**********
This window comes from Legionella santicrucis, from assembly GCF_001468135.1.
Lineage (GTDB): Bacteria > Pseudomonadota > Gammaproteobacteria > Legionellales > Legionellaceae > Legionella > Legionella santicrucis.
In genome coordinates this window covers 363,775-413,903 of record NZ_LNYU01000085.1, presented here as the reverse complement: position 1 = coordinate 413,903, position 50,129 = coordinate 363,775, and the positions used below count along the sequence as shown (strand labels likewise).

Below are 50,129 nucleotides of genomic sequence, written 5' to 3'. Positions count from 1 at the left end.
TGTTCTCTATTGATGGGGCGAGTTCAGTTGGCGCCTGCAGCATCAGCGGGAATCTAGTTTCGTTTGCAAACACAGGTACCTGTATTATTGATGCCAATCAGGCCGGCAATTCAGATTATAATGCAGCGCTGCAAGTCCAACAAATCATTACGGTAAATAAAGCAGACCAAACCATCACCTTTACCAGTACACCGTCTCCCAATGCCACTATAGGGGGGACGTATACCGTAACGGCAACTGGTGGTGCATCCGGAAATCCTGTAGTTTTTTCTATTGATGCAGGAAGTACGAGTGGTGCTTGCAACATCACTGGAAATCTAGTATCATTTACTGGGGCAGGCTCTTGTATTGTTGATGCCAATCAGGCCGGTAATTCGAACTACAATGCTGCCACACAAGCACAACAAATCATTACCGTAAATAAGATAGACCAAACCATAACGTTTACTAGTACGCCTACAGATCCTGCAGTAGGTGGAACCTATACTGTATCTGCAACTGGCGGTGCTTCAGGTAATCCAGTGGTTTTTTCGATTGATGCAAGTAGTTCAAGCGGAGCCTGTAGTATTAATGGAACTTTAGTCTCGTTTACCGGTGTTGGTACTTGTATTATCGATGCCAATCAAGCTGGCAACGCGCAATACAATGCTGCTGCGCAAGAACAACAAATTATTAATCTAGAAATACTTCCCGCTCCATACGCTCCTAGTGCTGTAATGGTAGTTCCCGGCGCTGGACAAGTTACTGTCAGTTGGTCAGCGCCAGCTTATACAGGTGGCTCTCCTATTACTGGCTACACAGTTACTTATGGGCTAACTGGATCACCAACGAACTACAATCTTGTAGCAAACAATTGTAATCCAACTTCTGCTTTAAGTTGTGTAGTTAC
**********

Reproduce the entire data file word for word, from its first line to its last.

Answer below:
This window comes from Legionella santicrucis, from assembly GCF_001468135.1.
Lineage (GTDB): Bacteria > Pseudomonadota > Gammaproteobacteria > Legionellales > Legionellaceae > Legionella > Legionella santicrucis.
In genome coordinates this window covers 363,775-413,903 of record NZ_LNYU01000085.1, presented here as the reverse complement: position 1 = coordinate 413,903, position 50,129 = coordinate 363,775, and the positions used below count along the sequence as shown (strand labels likewise).

Below are 50,129 nucleotides of genomic sequence, written 5' to 3'. Positions count from 1 at the left end.
TGTTCTCTATTGATGGGGCGAGTTCAGTTGGCGCCTGCAGCATCAGCGGGAATCTAGTTTCGTTTGCAAACACAGGTACCTGTATTATTGATGCCAATCAGGCCGGCAATTCAGATTATAATGCAGCGCTGCAAGTCCAACAAATCATTACGGTAAATAAAGCAGACCAAACCATCACCTTTACCAGTACACCGTCTCCCAATGCCACTATAGGGGGGACGTATACCGTAACGGCAACTGGTGGTGCATCCGGAAATCCTGTAGTTTTTTCTATTGATGCAGGAAGTACGAGTGGTGCTTGCAACATCACTGGAAATCTAGTATCATTTACTGGGGCAGGCTCTTGTATTGTTGATGCCAATCAGGCCGGTAATTCGAACTACAATGCTGCCACACAAGCACAACAAATCATTACCGTAAATAAGATAGACCAAACCATAACGTTTACTAGTACGCCTACAGATCCTGCAGTAGGTGGAACCTATACTGTATCTGCAACTGGCGGTGCTTCAGGTAATCCAGTGGTTTTTTCGATTGATGCAAGTAGTTCAAGCGGAGCCTGTAGTATTAATGGAACTTTAGTCTCGTTTACCGGTGTTGGTACTTGTATTATCGATGCCAATCAAGCTGGCAACGCGCAATACAATGCTGCTGCGCAAGAACAACAAATTATTAATCTAGAAATACTTCCCGCTCCATACGCTCCTAGTGCTGTAATGGTAGTTCCCGGCGCTGGACAAGTTACTGTCAGTTGGTCAGCGCCAGCTTATACAGGTGGCTCTCCTATTACTGGCTACACAGTTACTTATGGGCTAACTGGATCACCAACGAACTACAATCTTGTAGCAAACAATTGTAATCCAACTTCTGCTTTAAGTTGTGTAGTTAC